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Animal Experimentation Study
9 September 2009
This Ipsos MORI study carried out on behalf of the Department for Business, Innovation and Skills (BIS) is the sixth in a series examining trends in public attitudes towards the use of animals in research.
Attitudes Towards Experimentation on Live Animals
19 May 1999
What would it take for you to agree that a mouse or monkey should suffer pain or even die? To cure a life-threatening disease? Or would no scientific gain justify the animal's suffering?
Ipsos MORI / DTI Animal Experimentation Study, December 2006
30 May 2007
Ipsos MORI has conducted a survey on the general public's views on animal experimentation, on behalf of the Department of Trade and Industry. The study is the fourth in a series examining trends in public attitudes towards the use of animals in research. The first study from which trends have been examined was carried out on behalf of the Medical Research Council (in June-September 1999), with the second and third such studies being on behalf of CMP, the Coalition for Medical Progress (in 2002 and 2005). In March 1999, MORI carried out a study examining public attitudes to animal experimentation generally, and experiments involving mice or monkeys, causing no pain, severe pain, or death [see notes].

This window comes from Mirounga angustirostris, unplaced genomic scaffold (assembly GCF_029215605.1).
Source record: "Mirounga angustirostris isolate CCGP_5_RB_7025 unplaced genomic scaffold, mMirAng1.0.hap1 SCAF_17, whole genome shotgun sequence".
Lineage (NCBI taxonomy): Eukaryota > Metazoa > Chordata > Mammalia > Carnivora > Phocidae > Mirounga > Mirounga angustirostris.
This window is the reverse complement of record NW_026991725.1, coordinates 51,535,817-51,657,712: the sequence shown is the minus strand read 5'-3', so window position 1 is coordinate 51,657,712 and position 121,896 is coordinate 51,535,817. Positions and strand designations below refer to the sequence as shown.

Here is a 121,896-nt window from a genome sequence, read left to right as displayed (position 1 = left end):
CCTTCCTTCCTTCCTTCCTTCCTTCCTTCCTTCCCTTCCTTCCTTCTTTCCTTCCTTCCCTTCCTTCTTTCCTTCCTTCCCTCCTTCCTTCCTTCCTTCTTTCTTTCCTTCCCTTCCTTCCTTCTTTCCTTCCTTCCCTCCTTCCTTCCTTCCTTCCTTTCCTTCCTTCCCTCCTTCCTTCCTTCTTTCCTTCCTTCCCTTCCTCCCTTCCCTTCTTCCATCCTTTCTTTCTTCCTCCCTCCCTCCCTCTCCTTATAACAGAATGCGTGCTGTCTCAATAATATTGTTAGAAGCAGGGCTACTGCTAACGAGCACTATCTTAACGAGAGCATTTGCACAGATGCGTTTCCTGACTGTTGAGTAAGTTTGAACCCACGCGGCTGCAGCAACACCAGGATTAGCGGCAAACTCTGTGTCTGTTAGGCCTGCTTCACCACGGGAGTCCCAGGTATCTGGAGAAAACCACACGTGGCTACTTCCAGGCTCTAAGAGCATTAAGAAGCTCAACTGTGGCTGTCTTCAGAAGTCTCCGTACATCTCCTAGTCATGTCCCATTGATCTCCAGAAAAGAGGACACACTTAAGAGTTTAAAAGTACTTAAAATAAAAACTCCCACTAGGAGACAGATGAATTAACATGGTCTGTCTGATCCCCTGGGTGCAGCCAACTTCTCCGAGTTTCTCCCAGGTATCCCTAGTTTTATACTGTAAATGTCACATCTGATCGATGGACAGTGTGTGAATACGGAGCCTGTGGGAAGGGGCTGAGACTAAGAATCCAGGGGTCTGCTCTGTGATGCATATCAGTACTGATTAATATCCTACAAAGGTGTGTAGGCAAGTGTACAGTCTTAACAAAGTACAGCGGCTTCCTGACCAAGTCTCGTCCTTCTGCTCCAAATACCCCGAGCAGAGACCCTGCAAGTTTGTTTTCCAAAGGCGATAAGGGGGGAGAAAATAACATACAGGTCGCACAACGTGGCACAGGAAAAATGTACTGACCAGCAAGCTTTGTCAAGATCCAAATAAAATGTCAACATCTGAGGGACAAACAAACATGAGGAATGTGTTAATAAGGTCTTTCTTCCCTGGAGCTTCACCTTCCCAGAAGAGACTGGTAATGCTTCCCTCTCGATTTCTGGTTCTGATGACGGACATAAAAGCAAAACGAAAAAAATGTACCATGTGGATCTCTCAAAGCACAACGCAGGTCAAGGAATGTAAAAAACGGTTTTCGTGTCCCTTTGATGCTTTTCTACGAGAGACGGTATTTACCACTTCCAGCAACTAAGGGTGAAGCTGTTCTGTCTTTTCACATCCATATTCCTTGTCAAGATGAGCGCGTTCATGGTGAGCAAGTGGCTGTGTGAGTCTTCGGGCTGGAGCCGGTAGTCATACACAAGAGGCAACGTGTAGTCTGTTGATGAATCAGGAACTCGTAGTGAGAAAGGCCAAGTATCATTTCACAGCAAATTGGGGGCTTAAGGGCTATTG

MORI 'Use Of Animals In Medical Research' Survey 2005
2 December 2005
Findings of a MORI research study on behalf of the Coalition for Medical Progress (CMP) show that 75% of the GB population can accept animal experimentation so long as it is for medical purposes. A similar proportion (76%) can accept animal experimentation as long as there is no unnecessary suffering to the animals. 72% of adults agree with animal experimentation for all types of medical research where there is no alternative, and 53% can accept animal research only for life-threatening diseases. 89% of those surveyed agreed with one or more of these four statements.
The Use Of Animals In Medical Research
19 June 2003
The Coalition for Medical Progress commissioned MORI to ask British people what they thought about the use of animals in medical research.